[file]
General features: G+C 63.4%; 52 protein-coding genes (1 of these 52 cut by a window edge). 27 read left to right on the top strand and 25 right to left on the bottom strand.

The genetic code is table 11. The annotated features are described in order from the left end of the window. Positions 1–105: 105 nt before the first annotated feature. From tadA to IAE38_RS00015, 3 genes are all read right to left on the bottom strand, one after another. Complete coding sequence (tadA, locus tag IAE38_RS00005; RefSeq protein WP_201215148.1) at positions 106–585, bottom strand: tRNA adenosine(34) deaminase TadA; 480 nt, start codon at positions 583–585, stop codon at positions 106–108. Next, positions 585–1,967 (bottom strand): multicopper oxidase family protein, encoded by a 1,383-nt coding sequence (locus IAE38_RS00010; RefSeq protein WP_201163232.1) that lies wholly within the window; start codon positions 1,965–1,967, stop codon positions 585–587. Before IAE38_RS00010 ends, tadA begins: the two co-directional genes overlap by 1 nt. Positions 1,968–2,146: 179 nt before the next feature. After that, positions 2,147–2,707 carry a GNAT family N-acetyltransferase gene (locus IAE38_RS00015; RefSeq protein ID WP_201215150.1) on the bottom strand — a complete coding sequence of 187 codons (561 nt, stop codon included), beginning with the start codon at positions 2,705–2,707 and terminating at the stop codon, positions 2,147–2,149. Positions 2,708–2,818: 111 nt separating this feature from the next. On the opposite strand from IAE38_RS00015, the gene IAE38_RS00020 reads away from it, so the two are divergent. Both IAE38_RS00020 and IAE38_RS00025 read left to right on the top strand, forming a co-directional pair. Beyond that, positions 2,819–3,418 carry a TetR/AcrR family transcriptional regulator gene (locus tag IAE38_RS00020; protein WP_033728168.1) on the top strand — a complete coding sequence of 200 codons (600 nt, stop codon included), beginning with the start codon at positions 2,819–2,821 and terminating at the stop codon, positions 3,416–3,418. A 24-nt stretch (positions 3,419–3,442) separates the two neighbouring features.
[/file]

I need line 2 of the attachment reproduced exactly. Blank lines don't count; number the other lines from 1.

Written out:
The genetic code is table 11. The annotated features are described in order from the left end of the window. Positions 1–105: 105 nt before the first annotated feature. From tadA to IAE38_RS00015, 3 genes are all read right to left on the bottom strand, one after another. Complete coding sequence (tadA, locus tag IAE38_RS00005; RefSeq protein WP_201215148.1) at positions 106–585, bottom strand: tRNA adenosine(34) deaminase TadA; 480 nt, start codon at positions 583–585, stop codon at positions 106–108. Next, positions 585–1,967 (bottom strand): multicopper oxidase family protein, encoded by a 1,383-nt coding sequence (locus IAE38_RS00010; RefSeq protein WP_201163232.1) that lies wholly within the window; start codon positions 1,965–1,967, stop codon positions 585–587. Before IAE38_RS00010 ends, tadA begins: the two co-directional genes overlap by 1 nt. Positions 1,968–2,146: 179 nt before the next feature. After that, positions 2,147–2,707 carry a GNAT family N-acetyltransferase gene (locus IAE38_RS00015; RefSeq protein ID WP_201215150.1) on the bottom strand — a complete coding sequence of 187 codons (561 nt, stop codon included), beginning with the start codon at positions 2,705–2,707 and terminating at the stop codon, positions 2,147–2,149. Positions 2,708–2,818: 111 nt separating this feature from the next. On the opposite strand from IAE38_RS00015, the gene IAE38_RS00020 reads away from it, so the two are divergent. Both IAE38_RS00020 and IAE38_RS00025 read left to right on the top strand, forming a co-directional pair. Beyond that, positions 2,819–3,418 carry a TetR/AcrR family transcriptional regulator gene (locus tag IAE38_RS00020; protein WP_033728168.1) on the top strand — a complete coding sequence of 200 codons (600 nt, stop codon included), beginning with the start codon at positions 2,819–2,821 and terminating at the stop codon, positions 3,416–3,418. A 24-nt stretch (positions 3,419–3,442) separates the two neighbouring features.